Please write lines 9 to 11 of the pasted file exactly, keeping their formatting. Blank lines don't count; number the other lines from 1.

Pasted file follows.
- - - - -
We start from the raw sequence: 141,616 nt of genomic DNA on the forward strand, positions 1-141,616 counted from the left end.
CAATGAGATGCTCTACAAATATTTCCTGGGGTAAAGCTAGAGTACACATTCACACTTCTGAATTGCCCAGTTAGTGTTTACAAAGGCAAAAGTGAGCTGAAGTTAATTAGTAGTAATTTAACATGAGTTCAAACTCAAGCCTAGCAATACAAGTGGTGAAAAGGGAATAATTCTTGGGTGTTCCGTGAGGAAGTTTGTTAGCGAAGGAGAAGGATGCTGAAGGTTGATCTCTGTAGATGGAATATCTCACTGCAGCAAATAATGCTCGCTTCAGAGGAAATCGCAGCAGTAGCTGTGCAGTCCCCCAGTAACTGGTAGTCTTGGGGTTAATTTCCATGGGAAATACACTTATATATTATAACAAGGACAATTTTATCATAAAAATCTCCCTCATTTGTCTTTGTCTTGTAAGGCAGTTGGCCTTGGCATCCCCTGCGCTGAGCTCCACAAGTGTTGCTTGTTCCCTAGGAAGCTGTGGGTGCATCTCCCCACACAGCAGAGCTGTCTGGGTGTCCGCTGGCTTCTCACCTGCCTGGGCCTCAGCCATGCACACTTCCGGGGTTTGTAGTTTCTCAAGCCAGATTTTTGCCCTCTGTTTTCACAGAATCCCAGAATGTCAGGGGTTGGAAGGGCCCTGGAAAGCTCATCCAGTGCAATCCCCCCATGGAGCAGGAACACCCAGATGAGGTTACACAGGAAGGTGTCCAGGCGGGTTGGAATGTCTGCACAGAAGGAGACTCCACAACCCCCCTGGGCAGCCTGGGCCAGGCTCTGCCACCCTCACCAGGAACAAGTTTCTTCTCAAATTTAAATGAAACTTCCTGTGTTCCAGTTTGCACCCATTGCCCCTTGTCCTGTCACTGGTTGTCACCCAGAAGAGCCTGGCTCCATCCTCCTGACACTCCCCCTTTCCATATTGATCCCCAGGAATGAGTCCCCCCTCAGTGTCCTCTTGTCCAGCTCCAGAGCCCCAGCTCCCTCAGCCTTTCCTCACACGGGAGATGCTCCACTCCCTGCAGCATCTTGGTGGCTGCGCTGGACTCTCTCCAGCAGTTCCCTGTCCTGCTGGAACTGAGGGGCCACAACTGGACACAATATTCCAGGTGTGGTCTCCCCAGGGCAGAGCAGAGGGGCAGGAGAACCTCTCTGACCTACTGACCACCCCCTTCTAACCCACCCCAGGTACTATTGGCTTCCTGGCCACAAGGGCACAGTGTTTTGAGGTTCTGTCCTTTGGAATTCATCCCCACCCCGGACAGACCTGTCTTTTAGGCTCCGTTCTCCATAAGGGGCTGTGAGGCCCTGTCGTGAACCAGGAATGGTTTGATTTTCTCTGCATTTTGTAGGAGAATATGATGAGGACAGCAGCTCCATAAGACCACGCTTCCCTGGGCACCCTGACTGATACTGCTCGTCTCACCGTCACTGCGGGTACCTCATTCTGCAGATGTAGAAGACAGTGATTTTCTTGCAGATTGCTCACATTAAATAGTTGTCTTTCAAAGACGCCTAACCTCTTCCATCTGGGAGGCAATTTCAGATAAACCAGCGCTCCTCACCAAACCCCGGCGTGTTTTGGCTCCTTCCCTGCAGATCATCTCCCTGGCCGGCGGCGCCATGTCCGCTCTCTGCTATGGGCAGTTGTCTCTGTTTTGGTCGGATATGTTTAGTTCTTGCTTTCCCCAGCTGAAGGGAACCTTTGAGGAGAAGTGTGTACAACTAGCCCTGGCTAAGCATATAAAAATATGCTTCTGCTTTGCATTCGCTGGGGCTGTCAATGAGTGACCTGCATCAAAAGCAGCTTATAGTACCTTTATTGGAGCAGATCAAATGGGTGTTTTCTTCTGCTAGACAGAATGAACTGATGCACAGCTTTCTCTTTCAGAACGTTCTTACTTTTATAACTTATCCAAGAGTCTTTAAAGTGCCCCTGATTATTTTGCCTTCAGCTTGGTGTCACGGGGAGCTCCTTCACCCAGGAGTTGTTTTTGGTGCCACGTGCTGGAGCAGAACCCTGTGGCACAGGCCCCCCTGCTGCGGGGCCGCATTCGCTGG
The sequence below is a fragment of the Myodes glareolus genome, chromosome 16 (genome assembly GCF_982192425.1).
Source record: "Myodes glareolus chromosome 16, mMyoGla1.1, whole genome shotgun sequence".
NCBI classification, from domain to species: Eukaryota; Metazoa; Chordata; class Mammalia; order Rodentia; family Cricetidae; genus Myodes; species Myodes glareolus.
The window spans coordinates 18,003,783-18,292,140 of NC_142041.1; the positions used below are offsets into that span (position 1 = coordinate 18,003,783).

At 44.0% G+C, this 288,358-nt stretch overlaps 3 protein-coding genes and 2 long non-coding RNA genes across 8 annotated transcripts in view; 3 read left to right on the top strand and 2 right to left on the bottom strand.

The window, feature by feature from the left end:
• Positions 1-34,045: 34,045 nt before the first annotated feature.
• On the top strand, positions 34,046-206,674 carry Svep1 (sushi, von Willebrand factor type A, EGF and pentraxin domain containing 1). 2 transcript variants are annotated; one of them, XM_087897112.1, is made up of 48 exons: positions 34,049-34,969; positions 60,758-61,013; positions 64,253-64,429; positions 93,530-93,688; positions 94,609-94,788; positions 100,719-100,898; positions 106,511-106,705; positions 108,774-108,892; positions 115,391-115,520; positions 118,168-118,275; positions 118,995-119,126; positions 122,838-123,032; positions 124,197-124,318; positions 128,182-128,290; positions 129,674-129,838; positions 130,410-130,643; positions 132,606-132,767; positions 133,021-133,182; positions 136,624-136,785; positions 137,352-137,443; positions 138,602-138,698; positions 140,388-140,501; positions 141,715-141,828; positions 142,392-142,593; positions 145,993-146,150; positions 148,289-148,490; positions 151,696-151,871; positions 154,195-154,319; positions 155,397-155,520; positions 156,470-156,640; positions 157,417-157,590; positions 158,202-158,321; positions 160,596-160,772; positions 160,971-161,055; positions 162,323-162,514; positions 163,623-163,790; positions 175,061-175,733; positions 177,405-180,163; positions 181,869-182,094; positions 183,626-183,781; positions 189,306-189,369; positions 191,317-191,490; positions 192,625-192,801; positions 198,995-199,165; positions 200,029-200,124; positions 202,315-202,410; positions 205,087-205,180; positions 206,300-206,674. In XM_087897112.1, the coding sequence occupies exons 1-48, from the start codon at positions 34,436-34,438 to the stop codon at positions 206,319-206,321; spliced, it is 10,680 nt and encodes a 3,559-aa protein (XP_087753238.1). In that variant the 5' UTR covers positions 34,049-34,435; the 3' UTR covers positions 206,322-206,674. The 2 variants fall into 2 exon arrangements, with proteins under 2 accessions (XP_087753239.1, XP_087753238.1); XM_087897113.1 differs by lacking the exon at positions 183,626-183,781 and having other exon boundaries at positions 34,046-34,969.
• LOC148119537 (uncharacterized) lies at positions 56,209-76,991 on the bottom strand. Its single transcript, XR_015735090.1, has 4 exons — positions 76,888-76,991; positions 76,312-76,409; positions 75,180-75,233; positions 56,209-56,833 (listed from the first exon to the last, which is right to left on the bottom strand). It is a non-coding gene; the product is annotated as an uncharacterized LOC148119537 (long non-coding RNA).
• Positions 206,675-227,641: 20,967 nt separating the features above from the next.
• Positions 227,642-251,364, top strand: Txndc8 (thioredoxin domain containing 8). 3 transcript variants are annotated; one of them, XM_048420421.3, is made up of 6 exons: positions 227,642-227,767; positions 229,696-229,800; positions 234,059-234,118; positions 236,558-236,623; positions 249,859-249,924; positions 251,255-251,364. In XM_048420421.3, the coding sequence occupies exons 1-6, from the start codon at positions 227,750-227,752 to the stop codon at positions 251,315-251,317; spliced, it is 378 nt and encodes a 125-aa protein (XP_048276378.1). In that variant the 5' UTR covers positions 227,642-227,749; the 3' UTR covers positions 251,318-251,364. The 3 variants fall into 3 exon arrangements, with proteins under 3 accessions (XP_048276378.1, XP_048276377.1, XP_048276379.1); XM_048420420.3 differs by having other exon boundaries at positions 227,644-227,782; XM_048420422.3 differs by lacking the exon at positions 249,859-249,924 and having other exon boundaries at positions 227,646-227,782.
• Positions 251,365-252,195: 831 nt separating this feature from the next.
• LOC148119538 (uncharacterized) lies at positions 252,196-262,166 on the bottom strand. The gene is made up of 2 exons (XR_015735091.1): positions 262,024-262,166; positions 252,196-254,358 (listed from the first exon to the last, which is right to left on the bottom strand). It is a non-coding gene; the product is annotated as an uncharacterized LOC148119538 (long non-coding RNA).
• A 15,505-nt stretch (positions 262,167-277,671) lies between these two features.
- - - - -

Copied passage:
• Positions 1-34,045: 34,045 nt before the first annotated feature.
• On the top strand, positions 34,046-206,674 carry Svep1 (sushi, von Willebrand factor type A, EGF and pentraxin domain containing 1). 2 transcript variants are annotated; one of them, XM_087897112.1, is made up of 48 exons: positions 34,049-34,969; positions 60,758-61,013; positions 64,253-64,429; positions 93,530-93,688; positions 94,609-94,788; positions 100,719-100,898; positions 106,511-106,705; positions 108,774-108,892; positions 115,391-115,520; positions 118,168-118,275; positions 118,995-119,126; positions 122,838-123,032; positions 124,197-124,318; positions 128,182-128,290; positions 129,674-129,838; positions 130,410-130,643; positions 132,606-132,767; positions 133,021-133,182; positions 136,624-136,785; positions 137,352-137,443; positions 138,602-138,698; positions 140,388-140,501; positions 141,715-141,828; positions 142,392-142,593; positions 145,993-146,150; positions 148,289-148,490; positions 151,696-151,871; positions 154,195-154,319; positions 155,397-155,520; positions 156,470-156,640; positions 157,417-157,590; positions 158,202-158,321; positions 160,596-160,772; positions 160,971-161,055; positions 162,323-162,514; positions 163,623-163,790; positions 175,061-175,733; positions 177,405-180,163; positions 181,869-182,094; positions 183,626-183,781; positions 189,306-189,369; positions 191,317-191,490; positions 192,625-192,801; positions 198,995-199,165; positions 200,029-200,124; positions 202,315-202,410; positions 205,087-205,180; positions 206,300-206,674. In XM_087897112.1, the coding sequence occupies exons 1-48, from the start codon at positions 34,436-34,438 to the stop codon at positions 206,319-206,321; spliced, it is 10,680 nt and encodes a 3,559-aa protein (XP_087753238.1). In that variant the 5' UTR covers positions 34,049-34,435; the 3' UTR covers positions 206,322-206,674. The 2 variants fall into 2 exon arrangements, with proteins under 2 accessions (XP_087753239.1, XP_087753238.1); XM_087897113.1 differs by lacking the exon at positions 183,626-183,781 and having other exon boundaries at positions 34,046-34,969.
• LOC148119537 (uncharacterized) lies at positions 56,209-76,991 on the bottom strand. Its single transcript, XR_015735090.1, has 4 exons — positions 76,888-76,991; positions 76,312-76,409; positions 75,180-75,233; positions 56,209-56,833 (listed from the first exon to the last, which is right to left on the bottom strand). It is a non-coding gene; the product is annotated as an uncharacterized LOC148119537 (long non-coding RNA).